After 30 Years of Marijuana Use, the Smoke Clears

When Paul* traces the history of his troubled relationship with marijuana, he points to a moment from early childhood. “It was 1976 and we were at a lake we went to every weekend, and I remember someone was smoking pot on a different boat and the smell wafted across and I said, ‘What is that?’ My stepdad said, ‘Oh, someone is smoking marijuana.’ And I remember thinking, ‘Wow, I can’t wait until I’m old enough to do that.’” He didn’t wait long. By age 15, Paul was smoking daily. Unlike his peers, he wasn’t a big fan of alcohol. “I just didn’t feel like I had any control when I drank, but when I smoked I was fine. So instead of going out drinking with everyone, I would smoke. And I just kept doing it.” For three decades, in fact, he smoked every day. And by his early 40s, after trying again and again to stop, he checked himself in to addiction treatment. “There were so many days I would plan that I wasn’t going to smoke and before I knew what had even happened, I’d already smoked. I don’t think it’s just a habit. It’s an addiction. It’s something that takes over your thought process, and it takes over your life.” In fact, even though marijuana is increasingly seen in society as a relatively benign substance, research shows that about 9% of those who use it will become addicted. That number jumps to 17% if the person begins using while still a teen. Pot had seemed so glamorous that day out on the lake at age 7, Paul said. “Turned out it wasn’t as cool as I thought.”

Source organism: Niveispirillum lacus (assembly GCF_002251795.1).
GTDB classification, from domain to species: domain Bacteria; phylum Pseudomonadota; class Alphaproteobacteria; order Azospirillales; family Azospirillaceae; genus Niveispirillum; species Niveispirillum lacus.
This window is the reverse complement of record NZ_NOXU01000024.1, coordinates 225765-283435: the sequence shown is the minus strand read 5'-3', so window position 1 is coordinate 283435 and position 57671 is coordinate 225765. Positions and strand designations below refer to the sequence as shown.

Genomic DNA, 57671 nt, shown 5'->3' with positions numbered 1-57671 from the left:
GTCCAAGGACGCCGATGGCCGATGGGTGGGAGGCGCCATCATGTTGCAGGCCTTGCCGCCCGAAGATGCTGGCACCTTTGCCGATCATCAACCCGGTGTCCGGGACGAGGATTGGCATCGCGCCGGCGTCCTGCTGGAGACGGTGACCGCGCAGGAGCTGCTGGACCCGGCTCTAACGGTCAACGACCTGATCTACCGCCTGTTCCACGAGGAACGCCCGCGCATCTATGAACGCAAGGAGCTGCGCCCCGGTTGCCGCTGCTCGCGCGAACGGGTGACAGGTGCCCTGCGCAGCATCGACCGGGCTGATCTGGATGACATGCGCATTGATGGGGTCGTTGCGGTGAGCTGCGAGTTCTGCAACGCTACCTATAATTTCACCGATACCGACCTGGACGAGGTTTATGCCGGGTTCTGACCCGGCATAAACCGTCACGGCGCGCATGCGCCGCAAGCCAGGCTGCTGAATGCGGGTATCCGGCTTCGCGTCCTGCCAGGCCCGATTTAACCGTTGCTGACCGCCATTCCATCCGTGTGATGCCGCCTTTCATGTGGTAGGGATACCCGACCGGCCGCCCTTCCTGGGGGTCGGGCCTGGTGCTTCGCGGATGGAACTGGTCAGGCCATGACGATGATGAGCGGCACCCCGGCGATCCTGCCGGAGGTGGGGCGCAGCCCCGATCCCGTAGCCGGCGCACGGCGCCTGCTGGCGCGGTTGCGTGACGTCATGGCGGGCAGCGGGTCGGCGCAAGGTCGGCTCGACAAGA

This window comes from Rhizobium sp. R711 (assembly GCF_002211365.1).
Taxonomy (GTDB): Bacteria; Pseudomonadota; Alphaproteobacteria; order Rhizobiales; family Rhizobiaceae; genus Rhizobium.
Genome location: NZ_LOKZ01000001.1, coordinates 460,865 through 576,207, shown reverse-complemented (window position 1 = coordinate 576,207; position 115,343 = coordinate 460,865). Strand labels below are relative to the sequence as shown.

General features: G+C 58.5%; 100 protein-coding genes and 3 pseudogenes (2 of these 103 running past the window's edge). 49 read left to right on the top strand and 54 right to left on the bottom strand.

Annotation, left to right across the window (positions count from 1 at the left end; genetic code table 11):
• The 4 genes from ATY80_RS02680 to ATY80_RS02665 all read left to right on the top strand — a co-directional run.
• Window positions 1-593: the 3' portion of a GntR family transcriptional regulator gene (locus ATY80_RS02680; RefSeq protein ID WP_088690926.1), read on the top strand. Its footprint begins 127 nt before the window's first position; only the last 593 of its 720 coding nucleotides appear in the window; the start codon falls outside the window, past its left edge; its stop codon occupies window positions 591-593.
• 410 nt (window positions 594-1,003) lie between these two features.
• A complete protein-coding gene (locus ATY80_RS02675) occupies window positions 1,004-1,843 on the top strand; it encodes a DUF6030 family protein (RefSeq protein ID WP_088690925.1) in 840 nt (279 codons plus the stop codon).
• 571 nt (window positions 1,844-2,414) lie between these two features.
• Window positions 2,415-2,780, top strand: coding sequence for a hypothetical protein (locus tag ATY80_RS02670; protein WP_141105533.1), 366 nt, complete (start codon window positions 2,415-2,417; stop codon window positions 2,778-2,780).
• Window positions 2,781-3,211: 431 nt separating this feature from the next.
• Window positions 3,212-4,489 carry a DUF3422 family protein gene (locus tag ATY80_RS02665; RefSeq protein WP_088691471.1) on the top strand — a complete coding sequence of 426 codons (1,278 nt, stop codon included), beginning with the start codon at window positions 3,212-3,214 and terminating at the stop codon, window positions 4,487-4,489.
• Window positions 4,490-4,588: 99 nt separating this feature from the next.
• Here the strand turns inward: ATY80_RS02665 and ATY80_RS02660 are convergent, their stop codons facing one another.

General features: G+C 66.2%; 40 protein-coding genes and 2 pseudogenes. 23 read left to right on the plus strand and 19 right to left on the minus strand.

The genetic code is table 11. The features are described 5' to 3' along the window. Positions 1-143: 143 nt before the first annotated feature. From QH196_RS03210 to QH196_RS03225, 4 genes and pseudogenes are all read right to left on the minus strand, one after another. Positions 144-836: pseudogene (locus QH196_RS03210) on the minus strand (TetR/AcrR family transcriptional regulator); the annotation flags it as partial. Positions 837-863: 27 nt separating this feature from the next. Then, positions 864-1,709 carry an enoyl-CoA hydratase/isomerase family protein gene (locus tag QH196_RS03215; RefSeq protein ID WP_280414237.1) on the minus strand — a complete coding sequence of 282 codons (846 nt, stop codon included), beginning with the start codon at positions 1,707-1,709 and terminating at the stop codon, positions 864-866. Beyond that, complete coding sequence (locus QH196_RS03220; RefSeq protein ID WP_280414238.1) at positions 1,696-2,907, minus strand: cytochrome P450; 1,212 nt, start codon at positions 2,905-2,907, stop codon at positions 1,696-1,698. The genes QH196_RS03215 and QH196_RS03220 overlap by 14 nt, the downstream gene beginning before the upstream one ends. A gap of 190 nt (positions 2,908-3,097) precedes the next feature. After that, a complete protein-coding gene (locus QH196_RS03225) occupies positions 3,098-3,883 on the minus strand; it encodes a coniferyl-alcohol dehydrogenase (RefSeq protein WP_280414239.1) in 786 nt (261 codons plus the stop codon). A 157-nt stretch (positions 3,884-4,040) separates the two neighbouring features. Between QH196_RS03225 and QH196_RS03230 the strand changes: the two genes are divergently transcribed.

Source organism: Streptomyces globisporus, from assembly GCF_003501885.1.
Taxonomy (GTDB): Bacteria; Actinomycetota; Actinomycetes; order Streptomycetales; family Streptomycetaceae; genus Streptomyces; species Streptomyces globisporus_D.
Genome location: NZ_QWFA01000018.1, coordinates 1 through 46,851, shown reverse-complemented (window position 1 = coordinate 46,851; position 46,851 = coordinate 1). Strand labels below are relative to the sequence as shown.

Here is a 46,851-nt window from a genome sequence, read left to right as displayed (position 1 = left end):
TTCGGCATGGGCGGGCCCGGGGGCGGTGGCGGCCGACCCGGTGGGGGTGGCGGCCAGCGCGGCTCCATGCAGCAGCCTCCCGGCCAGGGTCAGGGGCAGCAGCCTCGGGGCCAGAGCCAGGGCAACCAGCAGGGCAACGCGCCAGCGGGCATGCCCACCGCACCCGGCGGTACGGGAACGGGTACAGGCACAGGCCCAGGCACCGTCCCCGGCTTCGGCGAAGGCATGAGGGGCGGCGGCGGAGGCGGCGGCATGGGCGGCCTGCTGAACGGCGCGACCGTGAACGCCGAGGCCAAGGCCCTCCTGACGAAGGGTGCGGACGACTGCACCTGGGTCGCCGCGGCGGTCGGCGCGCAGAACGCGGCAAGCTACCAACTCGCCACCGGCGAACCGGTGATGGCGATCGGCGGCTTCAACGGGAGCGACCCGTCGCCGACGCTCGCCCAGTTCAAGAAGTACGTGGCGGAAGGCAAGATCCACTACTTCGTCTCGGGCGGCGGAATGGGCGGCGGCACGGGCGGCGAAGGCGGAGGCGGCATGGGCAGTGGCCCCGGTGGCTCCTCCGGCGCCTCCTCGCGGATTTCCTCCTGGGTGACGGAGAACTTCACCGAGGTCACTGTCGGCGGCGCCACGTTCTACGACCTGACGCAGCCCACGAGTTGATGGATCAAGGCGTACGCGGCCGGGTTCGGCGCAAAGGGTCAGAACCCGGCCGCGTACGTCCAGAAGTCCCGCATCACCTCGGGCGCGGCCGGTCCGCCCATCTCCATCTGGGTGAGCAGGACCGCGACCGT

Building a Better Life

Now 47 and a self-employed businessman, Paul is sharing the story of his marijuana addiction recovery in the hope of reaching others who may be experiencing the same struggles. “When you’re going through something like this, you feel like you’re the only person out there. You don’t think anyone else feels what you do. I think it’s important to let people know that’s not the case. There are other people who have been there and who have quit, and life not only goes on, it’s better.” He admits he found that concept hard to believe at first. “You think when you quit, well, OK, life’s over. I’m never going to have any fun anymore. Everything’s just going to suck. But you’re giving way too much weight to how much the drug means. The reality is you’ll probably have more fun. For one thing, you’ll find you had friends who left because you were always f—– up, and you didn’t even realize it.” And Paul has discovered another plus: “I have so much more time now than I ever had before! I know that sounds weird but my day used to be split up between when I was smoking and when I wasn’t, and now I find I have all this time.” Gone are the days when marijuana was the centerpiece of his life. “Almost everything I did, I did high,” he said. “I never ever got high before work or before I had things I had to do, but man, the minute that was over, that was out the window.”

A Different Pot, a Growing Problem